The Irish are coming (to TIHR)

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Mendelssohn is set to embark on a return trip to the U.S. Monday that his connections hope will make him the first European-trained winner of the Kentucky Derby. The Irish Field, established in 1870 and Ireland’s only newspaper dedicated to racing and equestrian sports, is teaming up with This Is Horse Racing to follow Mendelssohn’s historic bid for the Derby.

The Irish Field’s daily coverage of the 144th Kentucky Derby started in Saturday’s print edition with Tom Law’s article “Mendelssohn could be off the scale in Kentucky” and will continue through the week from Churchill Downs and beyond. Here’s a portion of Saturday’s story, plus information on how to sign up to read other articles from The Irish Field.


Mendelssohn could be off the scale in Kentucky

THE Kentucky Derby is one of the great prizes in American sport, not unlike the Super Bowl or Final Four or Indianapolis 500 in being a cultural phenomena that crosses over socioeconomic lines and filters into the minds of millions of US citizens come the first Saturday each May.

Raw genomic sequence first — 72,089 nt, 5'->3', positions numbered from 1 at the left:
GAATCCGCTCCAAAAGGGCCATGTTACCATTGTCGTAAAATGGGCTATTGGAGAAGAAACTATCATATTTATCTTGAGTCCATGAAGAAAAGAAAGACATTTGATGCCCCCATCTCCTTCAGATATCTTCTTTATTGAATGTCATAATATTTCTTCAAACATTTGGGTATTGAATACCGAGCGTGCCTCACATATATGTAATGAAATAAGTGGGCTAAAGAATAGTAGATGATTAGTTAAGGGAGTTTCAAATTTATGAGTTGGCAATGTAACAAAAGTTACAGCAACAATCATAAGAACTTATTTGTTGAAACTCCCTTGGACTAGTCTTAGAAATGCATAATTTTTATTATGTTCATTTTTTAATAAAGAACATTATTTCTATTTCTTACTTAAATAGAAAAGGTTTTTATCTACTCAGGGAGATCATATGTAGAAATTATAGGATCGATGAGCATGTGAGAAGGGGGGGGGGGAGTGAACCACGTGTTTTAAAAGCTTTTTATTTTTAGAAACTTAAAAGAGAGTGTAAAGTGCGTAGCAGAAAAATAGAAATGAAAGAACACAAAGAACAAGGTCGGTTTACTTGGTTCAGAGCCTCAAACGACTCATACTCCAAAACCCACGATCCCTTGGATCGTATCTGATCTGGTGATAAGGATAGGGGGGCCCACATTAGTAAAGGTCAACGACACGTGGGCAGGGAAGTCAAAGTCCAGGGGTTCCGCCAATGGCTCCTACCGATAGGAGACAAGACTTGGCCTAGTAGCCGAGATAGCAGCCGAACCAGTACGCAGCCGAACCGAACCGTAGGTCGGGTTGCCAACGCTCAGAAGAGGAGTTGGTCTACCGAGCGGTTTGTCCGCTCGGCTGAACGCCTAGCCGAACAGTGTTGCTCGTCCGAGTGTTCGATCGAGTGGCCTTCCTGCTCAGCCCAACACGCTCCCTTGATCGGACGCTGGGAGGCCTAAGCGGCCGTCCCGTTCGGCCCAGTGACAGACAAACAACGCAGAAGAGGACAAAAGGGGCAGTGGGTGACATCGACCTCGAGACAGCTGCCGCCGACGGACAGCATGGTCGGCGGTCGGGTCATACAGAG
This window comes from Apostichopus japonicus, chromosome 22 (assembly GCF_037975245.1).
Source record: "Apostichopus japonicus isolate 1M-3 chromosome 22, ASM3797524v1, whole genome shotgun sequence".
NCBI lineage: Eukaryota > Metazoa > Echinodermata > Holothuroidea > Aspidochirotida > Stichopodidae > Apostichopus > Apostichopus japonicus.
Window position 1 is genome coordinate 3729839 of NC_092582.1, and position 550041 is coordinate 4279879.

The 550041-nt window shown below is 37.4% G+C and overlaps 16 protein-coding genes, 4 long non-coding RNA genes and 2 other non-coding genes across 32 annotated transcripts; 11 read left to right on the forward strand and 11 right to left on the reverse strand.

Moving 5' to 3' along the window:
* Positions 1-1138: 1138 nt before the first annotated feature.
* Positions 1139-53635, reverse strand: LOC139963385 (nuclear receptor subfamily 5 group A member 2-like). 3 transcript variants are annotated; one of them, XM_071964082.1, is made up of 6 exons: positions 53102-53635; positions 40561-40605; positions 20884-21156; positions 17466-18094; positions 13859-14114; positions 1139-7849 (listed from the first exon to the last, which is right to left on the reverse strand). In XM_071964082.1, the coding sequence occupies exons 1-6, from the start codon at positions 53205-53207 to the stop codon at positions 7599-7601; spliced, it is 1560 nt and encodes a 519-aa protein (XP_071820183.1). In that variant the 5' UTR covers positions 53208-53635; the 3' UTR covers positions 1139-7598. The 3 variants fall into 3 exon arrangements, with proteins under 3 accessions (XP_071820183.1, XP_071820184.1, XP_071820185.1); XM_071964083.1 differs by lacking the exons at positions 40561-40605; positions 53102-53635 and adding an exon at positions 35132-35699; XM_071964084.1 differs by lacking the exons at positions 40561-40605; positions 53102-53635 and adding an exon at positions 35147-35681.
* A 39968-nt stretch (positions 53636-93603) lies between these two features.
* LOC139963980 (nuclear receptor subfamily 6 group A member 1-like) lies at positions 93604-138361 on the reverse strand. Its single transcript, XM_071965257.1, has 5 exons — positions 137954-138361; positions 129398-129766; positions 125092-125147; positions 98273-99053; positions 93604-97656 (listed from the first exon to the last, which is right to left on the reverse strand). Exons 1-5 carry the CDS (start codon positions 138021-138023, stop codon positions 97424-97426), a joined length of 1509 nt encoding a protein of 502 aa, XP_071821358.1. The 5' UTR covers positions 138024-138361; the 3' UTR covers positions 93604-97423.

The race dubbed the “most exciting two minutes in sports” also heavily slants toward the home team, its 143 winners often being some of the best thoroughbreds the nation has ever produced, yet the Derby is not exclusive to Americans. Twice the Derby trophy was plumbed by horses based outside the US and Ireland’s Mendelssohn will attempt to be the third when he crosses the Atlantic on a journey back to Kentucky.

Mendelssohn represents owners Michael Tabor, Susan Magnier and Derrick Smith, trainer Aidan O’Brien and jockey Ryan Moore. He’ll try to do what European stars like Johannesburg, trained like Mendelssohn at Ballydoyle, Arazi, Dr. Devious and Bold Arrangement couldn’t do and win the $2 million Kentucky Derby.


A blueprint exists for success in America’s great race, but it’s not from Europe. No, it’s from of all places South America and Puerto Rico.

Similarities exist between Canonero II’s victory in 1971 and Bold Forbes’ win in 1976 in that both those colts were bred in Kentucky, sold at auction in the Bluegrass State, raced overseas before returning to the US, raced overseas again and brought back for the opening jewel of the American Triple Crown.

To read the rest of the story, log in to The Irish Field.